Yet again, in the eighth line of “The Apparition,” the verbs of “if thou stirre, or pinch” must be in the subjunctive mood, since they lack the “-st” of indicative forms, as in “Thou call’st” on the ninth line.

Why then would Donne put “-st” on subjunctives in “Song”? The question may be founded on misconception. We have to ask first: Would Donne have recognized subjunctive and indicative moods in the first place?

Copyright page and table of contents of Concise Oxford Dictionary

Two sources describe the indicative and subjunctive forms, but disagree implicitly over whether the second person singular subjunctive takes “-(e)st.” The Concise Oxford Dictionary of Current English, Sixth Edition (1976), tells us in its Introduction, in the section on Inflexion:

iv. Third person singular present indicative of verbs

Sibilant wds (-e wds dropping the e) and -o wds add -es …; -y wds change -y into -ies …; other verbs add -s

vii. Archaic second and third person singular of verbs

These are formed in -(e)st for the second person singular present and past … and -(e)th for the third person singular present indicative …

If “-(e)s” and “-(e)th” are explicitly for indicatives, but “-(e)st” is not, then it must be for subjunctives too. The exception proves the rule. Thus in Proverbs 16:18,

Pride goeth before destruction, and an haughty spirit before a fall,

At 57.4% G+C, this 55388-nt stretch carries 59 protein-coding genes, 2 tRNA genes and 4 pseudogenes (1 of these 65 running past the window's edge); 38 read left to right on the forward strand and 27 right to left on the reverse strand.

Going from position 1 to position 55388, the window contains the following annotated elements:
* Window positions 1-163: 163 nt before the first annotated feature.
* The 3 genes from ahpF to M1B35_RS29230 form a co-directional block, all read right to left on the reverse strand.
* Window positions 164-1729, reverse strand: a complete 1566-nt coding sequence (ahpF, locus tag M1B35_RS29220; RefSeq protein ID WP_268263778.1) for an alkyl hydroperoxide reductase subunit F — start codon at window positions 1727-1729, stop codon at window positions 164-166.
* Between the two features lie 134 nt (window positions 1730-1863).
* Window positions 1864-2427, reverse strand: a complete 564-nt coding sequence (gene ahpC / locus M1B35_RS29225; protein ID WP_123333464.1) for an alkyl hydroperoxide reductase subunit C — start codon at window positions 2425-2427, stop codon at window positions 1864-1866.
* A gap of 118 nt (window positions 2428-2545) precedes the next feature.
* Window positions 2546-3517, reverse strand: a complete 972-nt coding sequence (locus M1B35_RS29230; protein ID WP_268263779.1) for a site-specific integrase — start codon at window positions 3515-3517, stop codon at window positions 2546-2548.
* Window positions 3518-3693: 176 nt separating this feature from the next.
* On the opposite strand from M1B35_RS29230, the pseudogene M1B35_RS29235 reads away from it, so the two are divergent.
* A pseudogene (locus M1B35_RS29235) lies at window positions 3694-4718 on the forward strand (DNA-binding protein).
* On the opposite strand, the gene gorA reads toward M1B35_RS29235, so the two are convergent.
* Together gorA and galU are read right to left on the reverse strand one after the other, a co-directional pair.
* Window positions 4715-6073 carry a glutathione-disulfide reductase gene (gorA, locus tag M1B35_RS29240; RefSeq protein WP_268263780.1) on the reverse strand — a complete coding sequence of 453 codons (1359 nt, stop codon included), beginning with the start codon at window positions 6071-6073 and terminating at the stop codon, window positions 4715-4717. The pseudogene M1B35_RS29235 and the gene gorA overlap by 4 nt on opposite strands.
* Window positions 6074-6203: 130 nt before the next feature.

“goeth” is definitely indicative, while Donne’s “findst” is not specifically indicative, but may be subjunctive.

However, the COD may be in error, by its own standards, if these are shared by House and Harman in the cited grammar (of which I bought my copy used somewhere, possibly after Mrs Maschler mentioned the grammar as having been brought to her attention by another student, and as being good; or perhaps I already had my copy then). In their chapter on the grammatical form of verbs, Harman and House give a synopsis of the forms of “give” in the three moods. While only the first person singular forms are given, a note explains how, for the third person singular present indicative, “The suffix -s (or -es) is added to the first person form.” There is no such note for the subjunctive. There is also no mention of the archaic form “-(e)th” for the indicative; but in an earlier table of the forms of “be,” the second person singular subjunctive is given as being either “If you be” or “If thou be” in the present; “If you were” or “If thou wert” in the past. Thus we can expect the synopsis of “give” to account for its use with “thou.” If the exception to the rule for indicatives proves the generality of the rule for subjunctives, then for Harman and House this rule is that, for verbs like “give,” there is no variation for person or number. Therefore “givest” and likewise “findst” must be indicative.